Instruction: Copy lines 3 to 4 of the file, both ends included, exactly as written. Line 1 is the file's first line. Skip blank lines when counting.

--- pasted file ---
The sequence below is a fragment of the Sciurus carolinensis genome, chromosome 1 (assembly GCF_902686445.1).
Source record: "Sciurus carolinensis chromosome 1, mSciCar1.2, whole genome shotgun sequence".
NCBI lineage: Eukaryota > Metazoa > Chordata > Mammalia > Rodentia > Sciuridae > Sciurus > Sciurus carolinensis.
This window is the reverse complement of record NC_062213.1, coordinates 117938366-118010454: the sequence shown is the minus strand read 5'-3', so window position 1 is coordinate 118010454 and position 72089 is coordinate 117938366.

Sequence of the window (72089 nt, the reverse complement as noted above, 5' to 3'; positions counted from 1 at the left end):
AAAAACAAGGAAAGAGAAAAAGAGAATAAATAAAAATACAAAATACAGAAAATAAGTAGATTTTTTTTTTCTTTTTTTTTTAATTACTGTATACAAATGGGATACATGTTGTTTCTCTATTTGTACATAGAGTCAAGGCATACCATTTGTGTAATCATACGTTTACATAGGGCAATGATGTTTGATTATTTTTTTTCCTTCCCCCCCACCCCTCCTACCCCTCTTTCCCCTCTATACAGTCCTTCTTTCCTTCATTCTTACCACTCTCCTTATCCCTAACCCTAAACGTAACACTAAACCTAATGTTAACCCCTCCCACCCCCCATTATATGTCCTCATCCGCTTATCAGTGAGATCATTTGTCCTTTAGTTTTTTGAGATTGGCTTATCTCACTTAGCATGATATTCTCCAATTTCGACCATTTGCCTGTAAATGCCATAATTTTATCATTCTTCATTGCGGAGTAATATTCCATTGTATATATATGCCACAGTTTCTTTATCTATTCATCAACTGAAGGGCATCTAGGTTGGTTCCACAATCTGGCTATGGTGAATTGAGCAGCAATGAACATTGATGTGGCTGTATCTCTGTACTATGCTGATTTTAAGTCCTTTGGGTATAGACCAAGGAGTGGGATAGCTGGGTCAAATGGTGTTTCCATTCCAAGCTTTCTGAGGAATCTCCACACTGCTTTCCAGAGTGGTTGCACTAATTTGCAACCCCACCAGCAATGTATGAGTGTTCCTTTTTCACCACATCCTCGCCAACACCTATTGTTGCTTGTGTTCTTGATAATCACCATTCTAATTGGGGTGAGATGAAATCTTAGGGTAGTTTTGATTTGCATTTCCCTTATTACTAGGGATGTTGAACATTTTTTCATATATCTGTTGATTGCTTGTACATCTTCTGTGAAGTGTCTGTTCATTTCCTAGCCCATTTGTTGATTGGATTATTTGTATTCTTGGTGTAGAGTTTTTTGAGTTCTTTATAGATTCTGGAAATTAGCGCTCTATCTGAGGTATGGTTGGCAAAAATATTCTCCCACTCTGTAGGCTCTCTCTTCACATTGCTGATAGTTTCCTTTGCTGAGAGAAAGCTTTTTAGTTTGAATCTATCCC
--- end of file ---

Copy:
NCBI lineage: Eukaryota > Metazoa > Chordata > Mammalia > Rodentia > Sciuridae > Sciurus > Sciurus carolinensis.
This window is the reverse complement of record NC_062213.1, coordinates 117938366-118010454: the sequence shown is the minus strand read 5'-3', so window position 1 is coordinate 118010454 and position 72089 is coordinate 117938366.